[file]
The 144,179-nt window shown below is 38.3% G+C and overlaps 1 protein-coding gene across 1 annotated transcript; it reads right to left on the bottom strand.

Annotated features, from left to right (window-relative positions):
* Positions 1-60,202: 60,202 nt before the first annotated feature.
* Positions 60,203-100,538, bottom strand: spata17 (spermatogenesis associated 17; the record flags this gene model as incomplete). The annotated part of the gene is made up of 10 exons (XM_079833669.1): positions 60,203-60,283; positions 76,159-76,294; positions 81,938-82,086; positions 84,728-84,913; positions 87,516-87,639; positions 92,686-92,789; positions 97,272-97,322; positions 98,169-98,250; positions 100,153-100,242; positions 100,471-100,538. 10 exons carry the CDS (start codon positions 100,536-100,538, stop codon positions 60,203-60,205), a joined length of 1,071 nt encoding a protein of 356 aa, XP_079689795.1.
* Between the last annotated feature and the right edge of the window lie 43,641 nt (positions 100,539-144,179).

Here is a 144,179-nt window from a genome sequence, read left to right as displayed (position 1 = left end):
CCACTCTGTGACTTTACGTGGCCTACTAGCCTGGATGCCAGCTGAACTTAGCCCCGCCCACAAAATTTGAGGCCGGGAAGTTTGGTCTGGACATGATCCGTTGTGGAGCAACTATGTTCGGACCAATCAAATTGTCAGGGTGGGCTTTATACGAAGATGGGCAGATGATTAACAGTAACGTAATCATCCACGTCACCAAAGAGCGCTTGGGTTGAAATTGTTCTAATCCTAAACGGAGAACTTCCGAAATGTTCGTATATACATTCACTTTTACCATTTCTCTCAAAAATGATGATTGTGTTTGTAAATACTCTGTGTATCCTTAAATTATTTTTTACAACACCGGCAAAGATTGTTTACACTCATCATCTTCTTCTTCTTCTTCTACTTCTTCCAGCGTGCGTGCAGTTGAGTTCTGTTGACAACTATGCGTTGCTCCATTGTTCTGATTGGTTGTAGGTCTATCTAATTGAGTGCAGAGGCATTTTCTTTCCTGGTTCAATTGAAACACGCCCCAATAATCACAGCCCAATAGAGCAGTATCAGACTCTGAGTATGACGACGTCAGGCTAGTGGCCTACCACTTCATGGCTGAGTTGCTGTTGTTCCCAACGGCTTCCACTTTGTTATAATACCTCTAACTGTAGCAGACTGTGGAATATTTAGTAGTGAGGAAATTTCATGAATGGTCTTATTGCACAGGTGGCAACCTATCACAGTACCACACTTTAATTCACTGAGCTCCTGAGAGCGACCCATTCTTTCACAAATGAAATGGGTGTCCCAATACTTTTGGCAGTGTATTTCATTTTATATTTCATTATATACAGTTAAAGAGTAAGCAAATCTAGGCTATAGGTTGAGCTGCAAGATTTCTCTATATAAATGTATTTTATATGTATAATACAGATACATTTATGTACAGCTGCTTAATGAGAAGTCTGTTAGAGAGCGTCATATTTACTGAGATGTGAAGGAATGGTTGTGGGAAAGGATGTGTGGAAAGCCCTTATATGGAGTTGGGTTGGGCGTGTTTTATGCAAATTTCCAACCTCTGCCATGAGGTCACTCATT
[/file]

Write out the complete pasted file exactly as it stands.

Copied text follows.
The 144,179-nt window shown below is 38.3% G+C and overlaps 1 protein-coding gene across 1 annotated transcript; it reads right to left on the bottom strand.

Annotated features, from left to right (window-relative positions):
* Positions 1-60,202: 60,202 nt before the first annotated feature.
* Positions 60,203-100,538, bottom strand: spata17 (spermatogenesis associated 17; the record flags this gene model as incomplete). The annotated part of the gene is made up of 10 exons (XM_079833669.1): positions 60,203-60,283; positions 76,159-76,294; positions 81,938-82,086; positions 84,728-84,913; positions 87,516-87,639; positions 92,686-92,789; positions 97,272-97,322; positions 98,169-98,250; positions 100,153-100,242; positions 100,471-100,538. 10 exons carry the CDS (start codon positions 100,536-100,538, stop codon positions 60,203-60,205), a joined length of 1,071 nt encoding a protein of 356 aa, XP_079689795.1.
* Between the last annotated feature and the right edge of the window lie 43,641 nt (positions 100,539-144,179).

Here is a 144,179-nt window from a genome sequence, read left to right as displayed (position 1 = left end):
CCACTCTGTGACTTTACGTGGCCTACTAGCCTGGATGCCAGCTGAACTTAGCCCCGCCCACAAAATTTGAGGCCGGGAAGTTTGGTCTGGACATGATCCGTTGTGGAGCAACTATGTTCGGACCAATCAAATTGTCAGGGTGGGCTTTATACGAAGATGGGCAGATGATTAACAGTAACGTAATCATCCACGTCACCAAAGAGCGCTTGGGTTGAAATTGTTCTAATCCTAAACGGAGAACTTCCGAAATGTTCGTATATACATTCACTTTTACCATTTCTCTCAAAAATGATGATTGTGTTTGTAAATACTCTGTGTATCCTTAAATTATTTTTTACAACACCGGCAAAGATTGTTTACACTCATCATCTTCTTCTTCTTCTTCTACTTCTTCCAGCGTGCGTGCAGTTGAGTTCTGTTGACAACTATGCGTTGCTCCATTGTTCTGATTGGTTGTAGGTCTATCTAATTGAGTGCAGAGGCATTTTCTTTCCTGGTTCAATTGAAACACGCCCCAATAATCACAGCCCAATAGAGCAGTATCAGACTCTGAGTATGACGACGTCAGGCTAGTGGCCTACCACTTCATGGCTGAGTTGCTGTTGTTCCCAACGGCTTCCACTTTGTTATAATACCTCTAACTGTAGCAGACTGTGGAATATTTAGTAGTGAGGAAATTTCATGAATGGTCTTATTGCACAGGTGGCAACCTATCACAGTACCACACTTTAATTCACTGAGCTCCTGAGAGCGACCCATTCTTTCACAAATGAAATGGGTGTCCCAATACTTTTGGCAGTGTATTTCATTTTATATTTCATTATATACAGTTAAAGAGTAAGCAAATCTAGGCTATAGGTTGAGCTGCAAGATTTCTCTATATAAATGTATTTTATATGTATAATACAGATACATTTATGTACAGCTGCTTAATGAGAAGTCTGTTAGAGAGCGTCATATTTACTGAGATGTGAAGGAATGGTTGTGGGAAAGGATGTGTGGAAAGCCCTTATATGGAGTTGGGTTGGGCGTGTTTTATGCAAATTTCCAACCTCTGCCATGAGGTCACTCATT